Isha feels like things are back to square one in South Korea. After an ease of the restrictions there was a rise in infections again, which led to the reverse of some of the relaxations. If you want to know more about Isha, click here to read her bio.
Press the play button and listen to how the last two weeks have been for Isha.
Current situation in South Korea 14-05-2020
A week ago South Korea eased restrictions and adapted to what they called ‘everyday life in quarantine’. However, last week there was a slight spike in numbers because of a patient who went clubbing in Itaewon. If you want to know more about this, you can read the article from last week.
Things have not improved, and the number of cases has been increasing to about 30 new cases per day. There are now more than 130 new cases linked to the cluster outbreak in Itaewon. Authorities now estimate that 7.200 people have visited the same places as the Itaewon patient. This has led to a fear of a second wave. Prime Minister Moon Jae-in said: “We must never lower our guard regarding epidemic prevention”, and “It’s not over until it’s over“. Because of the rise in infections authorities decided to push back the reopening of schools by one week. Clubs and night bars are also still closed.
Over 35.000 people that were linked to the recent outbreak got tested for COVID-19. The tests were free and anonymous. According to the mayor of Seoul, Park Won-soon, everyone that visited clubs in Itaewon between the 24th of April and May 6 should get tested. If people do not adhere to this, they can get fined.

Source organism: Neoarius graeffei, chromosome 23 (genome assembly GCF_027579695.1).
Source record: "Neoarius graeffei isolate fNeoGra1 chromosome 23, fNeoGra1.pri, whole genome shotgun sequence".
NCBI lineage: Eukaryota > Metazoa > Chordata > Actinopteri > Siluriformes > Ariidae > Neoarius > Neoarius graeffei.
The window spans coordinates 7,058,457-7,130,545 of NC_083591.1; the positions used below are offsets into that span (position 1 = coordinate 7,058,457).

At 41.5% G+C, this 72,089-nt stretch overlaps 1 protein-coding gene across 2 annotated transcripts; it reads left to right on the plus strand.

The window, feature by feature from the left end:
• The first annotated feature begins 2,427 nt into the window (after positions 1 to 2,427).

LGBTQ+ community fears testing
The strategy of South Korea to prevent the virus from spreading is to test, trace and contain. People who went clubbing had to write down their names before entering. Authorities are now trying to track these people down, but there is a problem. Itaewon is a district with nightclubs that are more welcome to people from the LGBTQ+ community. Some of the clubs the Itaewon patient visited are popular with gay men.
However, the country itself is still conservative when it comes to LGBTQ+ acceptance. That is why some people wrote down fake names, which makes tracking them down impossible. Some people are too afraid to respond when the authorities contact them. The situation has already led to homophobic comments on social media.
Foreign community in Itaewon
Itaewon is a multicultural part of Seoul and it also has a big expat community. Because of language barriers some foreigners feel excluded, says a Turkish student who also went clubbing in Itaewon. All the information and alerts that she receives are in Korean, even the result of her COVID-19 test. If people do not translate the messages they receive, they might not be aware that they should test after having gone to clubs in Itaewon.
Because Itaewon is known for its expat community, some employers wanted their foreign employees to get tested. Some people said it felt like discrimination, while others understood the worries of the companies they work for.
Want to know more about LGBTQ+ discrimination in South Korea and the problems with the Itaewon cluster? Read this article, or this one.
Ever heard of ‘colatheque’? If you’re curious, and want to know more about the clubbing scene in South Korea you can read this article.
If you want to know more about fears of a second COVID-19 wave, privacy concerns over the tracing of people, or the situation in North Korea, you can read or watch this interview with Kang Kyung-wha, the foreign minister of South Korea.
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